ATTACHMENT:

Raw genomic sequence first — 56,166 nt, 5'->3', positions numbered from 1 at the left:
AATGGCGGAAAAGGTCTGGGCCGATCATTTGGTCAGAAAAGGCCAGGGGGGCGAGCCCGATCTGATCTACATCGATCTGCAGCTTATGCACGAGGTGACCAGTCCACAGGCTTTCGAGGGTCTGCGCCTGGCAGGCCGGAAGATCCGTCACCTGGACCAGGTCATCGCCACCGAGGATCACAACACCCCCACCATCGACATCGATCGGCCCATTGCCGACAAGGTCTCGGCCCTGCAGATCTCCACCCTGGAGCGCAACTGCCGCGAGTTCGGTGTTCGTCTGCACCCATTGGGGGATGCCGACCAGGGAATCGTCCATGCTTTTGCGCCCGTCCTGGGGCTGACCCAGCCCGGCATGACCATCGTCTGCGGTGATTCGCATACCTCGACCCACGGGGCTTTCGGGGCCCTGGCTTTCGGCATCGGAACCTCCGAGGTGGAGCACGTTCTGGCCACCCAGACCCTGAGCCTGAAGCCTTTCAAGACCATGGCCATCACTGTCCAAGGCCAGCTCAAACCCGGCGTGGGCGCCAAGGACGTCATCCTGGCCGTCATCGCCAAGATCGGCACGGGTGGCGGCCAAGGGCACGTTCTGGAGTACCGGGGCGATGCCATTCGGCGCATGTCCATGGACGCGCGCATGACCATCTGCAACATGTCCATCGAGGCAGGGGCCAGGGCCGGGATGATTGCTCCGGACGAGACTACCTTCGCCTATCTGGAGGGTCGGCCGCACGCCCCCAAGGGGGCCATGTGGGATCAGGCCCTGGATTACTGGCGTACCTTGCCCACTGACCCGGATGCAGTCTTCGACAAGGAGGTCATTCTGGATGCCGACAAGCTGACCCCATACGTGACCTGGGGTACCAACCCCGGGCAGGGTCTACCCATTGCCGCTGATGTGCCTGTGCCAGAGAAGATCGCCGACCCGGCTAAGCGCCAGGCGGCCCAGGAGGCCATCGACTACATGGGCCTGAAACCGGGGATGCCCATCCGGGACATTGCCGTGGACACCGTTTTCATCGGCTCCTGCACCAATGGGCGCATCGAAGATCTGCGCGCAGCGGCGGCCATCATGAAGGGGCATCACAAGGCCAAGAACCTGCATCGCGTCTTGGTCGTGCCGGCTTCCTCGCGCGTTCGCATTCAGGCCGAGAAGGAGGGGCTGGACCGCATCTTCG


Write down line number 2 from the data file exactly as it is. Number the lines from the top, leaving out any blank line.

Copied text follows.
AATGGCGGAAAAGGTCTGGGCCGATCATTTGGTCAGAAAAGGCCAGGGGGGCGAGCCCGATCTGATCTACATCGATCTGCAGCTTATGCACGAGGTGACCAGTCCACAGGCTTTCGAGGGTCTGCGCCTGGCAGGCCGGAAGATCCGTCACCTGGACCAGGTCATCGCCACCGAGGATCACAACACCCCCACCATCGACATCGATCGGCCCATTGCCGACAAGGTCTCGGCCCTGCAGATCTCCACCCTGGAGCGCAACTGCCGCGAGTTCGGTGTTCGTCTGCACCCATTGGGGGATGCCGACCAGGGAATCGTCCATGCTTTTGCGCCCGTCCTGGGGCTGACCCAGCCCGGCATGACCATCGTCTGCGGTGATTCGCATACCTCGACCCACGGGGCTTTCGGGGCCCTGGCTTTCGGCATCGGAACCTCCGAGGTGGAGCACGTTCTGGCCACCCAGACCCTGAGCCTGAAGCCTTTCAAGACCATGGCCATCACTGTCCAAGGCCAGCTCAAACCCGGCGTGGGCGCCAAGGACGTCATCCTGGCCGTCATCGCCAAGATCGGCACGGGTGGCGGCCAAGGGCACGTTCTGGAGTACCGGGGCGATGCCATTCGGCGCATGTCCATGGACGCGCGCATGACCATCTGCAACATGTCCATCGAGGCAGGGGCCAGGGCCGGGATGATTGCTCCGGACGAGACTACCTTCGCCTATCTGGAGGGTCGGCCGCACGCCCCCAAGGGGGCCATGTGGGATCAGGCCCTGGATTACTGGCGTACCTTGCCCACTGACCCGGATGCAGTCTTCGACAAGGAGGTCATTCTGGATGCCGACAAGCTGACCCCATACGTGACCTGGGGTACCAACCCCGGGCAGGGTCTACCCATTGCCGCTGATGTGCCTGTGCCAGAGAAGATCGCCGACCCGGCTAAGCGCCAGGCGGCCCAGGAGGCCATCGACTACATGGGCCTGAAACCGGGGATGCCCATCCGGGACATTGCCGTGGACACCGTTTTCATCGGCTCCTGCACCAATGGGCGCATCGAAGATCTGCGCGCAGCGGCGGCCATCATGAAGGGGCATCACAAGGCCAAGAACCTGCATCGCGTCTTGGTCGTGCCGGCTTCCTCGCGCGTTCGCATTCAGGCCGAGAAGGAGGGGCTGGACCGCATCTTCG